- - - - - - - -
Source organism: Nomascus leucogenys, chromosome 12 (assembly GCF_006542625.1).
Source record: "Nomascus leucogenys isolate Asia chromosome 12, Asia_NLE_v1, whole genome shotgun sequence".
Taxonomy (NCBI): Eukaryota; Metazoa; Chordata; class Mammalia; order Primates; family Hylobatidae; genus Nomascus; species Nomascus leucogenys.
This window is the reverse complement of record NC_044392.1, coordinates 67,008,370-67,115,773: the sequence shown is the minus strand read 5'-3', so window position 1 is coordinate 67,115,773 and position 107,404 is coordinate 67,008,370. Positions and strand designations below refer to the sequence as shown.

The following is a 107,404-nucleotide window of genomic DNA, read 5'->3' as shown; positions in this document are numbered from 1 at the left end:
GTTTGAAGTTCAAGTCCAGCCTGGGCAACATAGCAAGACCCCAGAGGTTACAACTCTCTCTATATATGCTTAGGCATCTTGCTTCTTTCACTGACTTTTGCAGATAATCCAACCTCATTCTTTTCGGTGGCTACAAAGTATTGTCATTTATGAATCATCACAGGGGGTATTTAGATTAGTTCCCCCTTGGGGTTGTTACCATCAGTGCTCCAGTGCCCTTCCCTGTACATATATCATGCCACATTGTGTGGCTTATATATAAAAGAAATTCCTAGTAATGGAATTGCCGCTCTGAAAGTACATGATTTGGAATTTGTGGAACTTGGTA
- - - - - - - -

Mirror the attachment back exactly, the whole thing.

Source organism: Nomascus leucogenys, chromosome 12 (assembly GCF_006542625.1).
Source record: "Nomascus leucogenys isolate Asia chromosome 12, Asia_NLE_v1, whole genome shotgun sequence".
Taxonomy (NCBI): Eukaryota; Metazoa; Chordata; class Mammalia; order Primates; family Hylobatidae; genus Nomascus; species Nomascus leucogenys.
This window is the reverse complement of record NC_044392.1, coordinates 67,008,370-67,115,773: the sequence shown is the minus strand read 5'-3', so window position 1 is coordinate 67,115,773 and position 107,404 is coordinate 67,008,370. Positions and strand designations below refer to the sequence as shown.

The following is a 107,404-nucleotide window of genomic DNA, read 5'->3' as shown; positions in this document are numbered from 1 at the left end:
GTTTGAAGTTCAAGTCCAGCCTGGGCAACATAGCAAGACCCCAGAGGTTACAACTCTCTCTATATATGCTTAGGCATCTTGCTTCTTTCACTGACTTTTGCAGATAATCCAACCTCATTCTTTTCGGTGGCTACAAAGTATTGTCATTTATGAATCATCACAGGGGGTATTTAGATTAGTTCCCCCTTGGGGTTGTTACCATCAGTGCTCCAGTGCCCTTCCCTGTACATATATCATGCCACATTGTGTGGCTTATATATAAAAGAAATTCCTAGTAATGGAATTGCCGCTCTGAAAGTACATGATTTGGAATTTGTGGAACTTGGTA